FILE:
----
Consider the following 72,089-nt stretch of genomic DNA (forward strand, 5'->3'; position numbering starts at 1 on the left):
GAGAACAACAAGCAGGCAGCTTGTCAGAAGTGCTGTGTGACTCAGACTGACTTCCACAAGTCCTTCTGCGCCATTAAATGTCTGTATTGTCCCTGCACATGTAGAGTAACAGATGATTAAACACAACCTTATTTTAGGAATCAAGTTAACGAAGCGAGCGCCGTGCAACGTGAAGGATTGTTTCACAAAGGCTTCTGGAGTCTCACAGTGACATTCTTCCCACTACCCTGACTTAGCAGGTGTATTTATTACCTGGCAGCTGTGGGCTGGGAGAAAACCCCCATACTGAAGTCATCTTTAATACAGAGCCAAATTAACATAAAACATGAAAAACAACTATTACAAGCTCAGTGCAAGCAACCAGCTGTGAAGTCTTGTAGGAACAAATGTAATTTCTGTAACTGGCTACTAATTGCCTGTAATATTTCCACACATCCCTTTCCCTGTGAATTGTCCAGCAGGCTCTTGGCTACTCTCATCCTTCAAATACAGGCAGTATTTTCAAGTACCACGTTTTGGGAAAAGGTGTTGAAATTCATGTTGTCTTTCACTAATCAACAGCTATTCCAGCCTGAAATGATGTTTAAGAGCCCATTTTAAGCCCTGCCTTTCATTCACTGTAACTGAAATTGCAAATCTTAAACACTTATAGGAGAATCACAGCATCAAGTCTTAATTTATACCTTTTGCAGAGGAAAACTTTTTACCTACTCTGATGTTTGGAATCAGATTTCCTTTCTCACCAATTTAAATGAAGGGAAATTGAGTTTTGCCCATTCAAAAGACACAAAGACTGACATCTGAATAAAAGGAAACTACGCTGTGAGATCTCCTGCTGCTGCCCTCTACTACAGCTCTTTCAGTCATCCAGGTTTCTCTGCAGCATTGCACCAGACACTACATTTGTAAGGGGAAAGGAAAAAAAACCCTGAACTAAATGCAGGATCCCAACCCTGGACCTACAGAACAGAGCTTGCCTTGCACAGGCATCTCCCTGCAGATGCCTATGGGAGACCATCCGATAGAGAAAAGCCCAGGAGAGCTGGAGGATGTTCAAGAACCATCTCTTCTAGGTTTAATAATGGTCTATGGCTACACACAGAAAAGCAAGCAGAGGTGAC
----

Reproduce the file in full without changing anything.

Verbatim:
Consider the following 72,089-nt stretch of genomic DNA (forward strand, 5'->3'; position numbering starts at 1 on the left):
GAGAACAACAAGCAGGCAGCTTGTCAGAAGTGCTGTGTGACTCAGACTGACTTCCACAAGTCCTTCTGCGCCATTAAATGTCTGTATTGTCCCTGCACATGTAGAGTAACAGATGATTAAACACAACCTTATTTTAGGAATCAAGTTAACGAAGCGAGCGCCGTGCAACGTGAAGGATTGTTTCACAAAGGCTTCTGGAGTCTCACAGTGACATTCTTCCCACTACCCTGACTTAGCAGGTGTATTTATTACCTGGCAGCTGTGGGCTGGGAGAAAACCCCCATACTGAAGTCATCTTTAATACAGAGCCAAATTAACATAAAACATGAAAAACAACTATTACAAGCTCAGTGCAAGCAACCAGCTGTGAAGTCTTGTAGGAACAAATGTAATTTCTGTAACTGGCTACTAATTGCCTGTAATATTTCCACACATCCCTTTCCCTGTGAATTGTCCAGCAGGCTCTTGGCTACTCTCATCCTTCAAATACAGGCAGTATTTTCAAGTACCACGTTTTGGGAAAAGGTGTTGAAATTCATGTTGTCTTTCACTAATCAACAGCTATTCCAGCCTGAAATGATGTTTAAGAGCCCATTTTAAGCCCTGCCTTTCATTCACTGTAACTGAAATTGCAAATCTTAAACACTTATAGGAGAATCACAGCATCAAGTCTTAATTTATACCTTTTGCAGAGGAAAACTTTTTACCTACTCTGATGTTTGGAATCAGATTTCCTTTCTCACCAATTTAAATGAAGGGAAATTGAGTTTTGCCCATTCAAAAGACACAAAGACTGACATCTGAATAAAAGGAAACTACGCTGTGAGATCTCCTGCTGCTGCCCTCTACTACAGCTCTTTCAGTCATCCAGGTTTCTCTGCAGCATTGCACCAGACACTACATTTGTAAGGGGAAAGGAAAAAAAACCCTGAACTAAATGCAGGATCCCAACCCTGGACCTACAGAACAGAGCTTGCCTTGCACAGGCATCTCCCTGCAGATGCCTATGGGAGACCATCCGATAGAGAAAAGCCCAGGAGAGCTGGAGGATGTTCAAGAACCATCTCTTCTAGGTTTAATAATGGTCTATGGCTACACACAGAAAAGCAAGCAGAGGTGAC